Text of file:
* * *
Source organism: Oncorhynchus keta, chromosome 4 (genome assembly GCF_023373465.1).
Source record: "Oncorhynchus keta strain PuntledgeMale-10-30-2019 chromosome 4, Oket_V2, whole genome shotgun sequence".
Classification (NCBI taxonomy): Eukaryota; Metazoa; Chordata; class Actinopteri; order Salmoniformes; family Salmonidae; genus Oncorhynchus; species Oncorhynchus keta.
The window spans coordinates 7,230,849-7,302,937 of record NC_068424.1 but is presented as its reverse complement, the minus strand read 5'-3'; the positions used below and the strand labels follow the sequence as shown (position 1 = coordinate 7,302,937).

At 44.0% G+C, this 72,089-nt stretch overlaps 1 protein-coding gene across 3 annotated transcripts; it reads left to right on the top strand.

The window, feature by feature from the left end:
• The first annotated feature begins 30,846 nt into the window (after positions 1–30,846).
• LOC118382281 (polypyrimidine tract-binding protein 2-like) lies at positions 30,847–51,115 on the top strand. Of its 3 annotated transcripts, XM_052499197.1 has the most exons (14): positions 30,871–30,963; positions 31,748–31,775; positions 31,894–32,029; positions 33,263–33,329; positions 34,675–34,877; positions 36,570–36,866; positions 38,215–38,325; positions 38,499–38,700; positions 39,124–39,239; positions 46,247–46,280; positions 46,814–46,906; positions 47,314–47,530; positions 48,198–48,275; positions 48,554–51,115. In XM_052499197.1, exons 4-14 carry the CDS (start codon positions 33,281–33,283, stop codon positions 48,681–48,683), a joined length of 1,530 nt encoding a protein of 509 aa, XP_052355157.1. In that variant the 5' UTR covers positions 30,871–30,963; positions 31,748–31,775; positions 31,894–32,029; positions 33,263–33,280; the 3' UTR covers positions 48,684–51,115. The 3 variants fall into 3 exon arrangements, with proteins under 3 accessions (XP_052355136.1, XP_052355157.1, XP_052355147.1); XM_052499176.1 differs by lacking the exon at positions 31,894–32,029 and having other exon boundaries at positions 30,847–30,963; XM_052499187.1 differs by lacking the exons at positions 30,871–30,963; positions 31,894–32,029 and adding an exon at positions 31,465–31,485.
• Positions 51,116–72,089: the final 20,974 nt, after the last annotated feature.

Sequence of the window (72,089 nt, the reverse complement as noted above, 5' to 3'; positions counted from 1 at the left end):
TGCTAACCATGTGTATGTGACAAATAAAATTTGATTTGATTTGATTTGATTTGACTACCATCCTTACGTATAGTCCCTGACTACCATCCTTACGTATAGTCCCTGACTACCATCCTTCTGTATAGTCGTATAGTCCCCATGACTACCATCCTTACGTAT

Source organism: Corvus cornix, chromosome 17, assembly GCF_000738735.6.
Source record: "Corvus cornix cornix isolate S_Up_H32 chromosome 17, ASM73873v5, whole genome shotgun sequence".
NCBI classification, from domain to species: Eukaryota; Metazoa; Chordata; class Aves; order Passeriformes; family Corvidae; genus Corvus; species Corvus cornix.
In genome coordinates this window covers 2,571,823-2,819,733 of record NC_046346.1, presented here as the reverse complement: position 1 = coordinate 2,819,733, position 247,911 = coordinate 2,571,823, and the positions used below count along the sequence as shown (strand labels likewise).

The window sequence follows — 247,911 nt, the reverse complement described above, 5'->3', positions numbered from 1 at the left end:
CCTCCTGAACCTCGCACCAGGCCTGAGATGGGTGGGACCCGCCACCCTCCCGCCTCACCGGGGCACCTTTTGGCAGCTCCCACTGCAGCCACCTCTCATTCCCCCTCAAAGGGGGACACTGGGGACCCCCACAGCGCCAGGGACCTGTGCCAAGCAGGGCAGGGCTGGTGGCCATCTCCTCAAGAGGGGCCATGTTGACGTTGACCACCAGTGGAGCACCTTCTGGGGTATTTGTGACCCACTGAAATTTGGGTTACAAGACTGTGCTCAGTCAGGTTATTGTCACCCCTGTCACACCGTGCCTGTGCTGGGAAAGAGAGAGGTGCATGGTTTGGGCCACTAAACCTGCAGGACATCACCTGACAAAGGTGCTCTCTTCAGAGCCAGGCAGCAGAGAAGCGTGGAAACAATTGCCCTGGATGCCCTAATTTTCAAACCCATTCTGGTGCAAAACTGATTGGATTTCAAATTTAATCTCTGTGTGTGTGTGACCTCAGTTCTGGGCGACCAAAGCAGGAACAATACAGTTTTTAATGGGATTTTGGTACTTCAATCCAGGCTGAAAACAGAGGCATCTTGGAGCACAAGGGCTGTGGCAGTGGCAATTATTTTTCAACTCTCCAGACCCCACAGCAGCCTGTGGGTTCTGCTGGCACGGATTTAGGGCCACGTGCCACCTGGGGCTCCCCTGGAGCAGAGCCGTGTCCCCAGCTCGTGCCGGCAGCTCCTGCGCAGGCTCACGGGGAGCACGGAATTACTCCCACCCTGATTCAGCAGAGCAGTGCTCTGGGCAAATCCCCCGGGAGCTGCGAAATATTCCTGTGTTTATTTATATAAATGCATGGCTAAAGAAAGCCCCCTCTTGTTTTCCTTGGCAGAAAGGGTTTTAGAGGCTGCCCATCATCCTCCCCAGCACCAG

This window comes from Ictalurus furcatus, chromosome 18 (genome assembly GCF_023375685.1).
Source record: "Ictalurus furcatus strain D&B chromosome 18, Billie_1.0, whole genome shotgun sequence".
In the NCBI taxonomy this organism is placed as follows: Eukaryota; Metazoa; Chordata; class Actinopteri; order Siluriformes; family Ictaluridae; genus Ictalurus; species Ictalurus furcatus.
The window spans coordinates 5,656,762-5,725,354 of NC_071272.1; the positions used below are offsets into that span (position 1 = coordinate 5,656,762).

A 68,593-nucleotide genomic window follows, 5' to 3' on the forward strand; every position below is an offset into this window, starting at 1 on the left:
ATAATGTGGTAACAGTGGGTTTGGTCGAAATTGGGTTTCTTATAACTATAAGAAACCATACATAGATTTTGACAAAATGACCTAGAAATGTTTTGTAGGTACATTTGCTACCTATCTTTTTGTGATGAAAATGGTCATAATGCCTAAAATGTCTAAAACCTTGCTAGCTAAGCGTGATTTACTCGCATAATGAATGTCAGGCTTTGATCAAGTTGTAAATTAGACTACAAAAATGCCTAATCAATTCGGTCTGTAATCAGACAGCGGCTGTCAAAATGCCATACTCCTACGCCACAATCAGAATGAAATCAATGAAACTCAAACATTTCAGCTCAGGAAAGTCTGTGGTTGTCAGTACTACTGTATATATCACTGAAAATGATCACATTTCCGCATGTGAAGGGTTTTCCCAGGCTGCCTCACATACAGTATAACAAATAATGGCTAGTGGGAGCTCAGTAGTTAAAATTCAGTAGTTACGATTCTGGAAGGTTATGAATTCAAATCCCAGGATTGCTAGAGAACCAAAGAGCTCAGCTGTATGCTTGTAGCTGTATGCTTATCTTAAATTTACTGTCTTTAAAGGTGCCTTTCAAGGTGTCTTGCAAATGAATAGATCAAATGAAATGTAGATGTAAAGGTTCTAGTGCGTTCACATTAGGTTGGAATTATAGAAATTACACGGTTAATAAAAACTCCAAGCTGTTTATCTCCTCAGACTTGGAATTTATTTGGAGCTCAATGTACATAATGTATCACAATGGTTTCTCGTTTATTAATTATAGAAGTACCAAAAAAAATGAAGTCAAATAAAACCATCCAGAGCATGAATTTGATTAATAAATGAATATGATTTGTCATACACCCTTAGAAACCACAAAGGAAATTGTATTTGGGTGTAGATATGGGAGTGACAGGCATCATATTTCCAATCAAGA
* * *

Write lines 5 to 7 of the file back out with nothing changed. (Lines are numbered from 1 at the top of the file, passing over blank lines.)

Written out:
At 44.0% G+C, this 72,089-nt stretch overlaps 1 protein-coding gene across 3 annotated transcripts; it reads left to right on the top strand.

The window, feature by feature from the left end:
• The first annotated feature begins 30,846 nt into the window (after positions 1–30,846).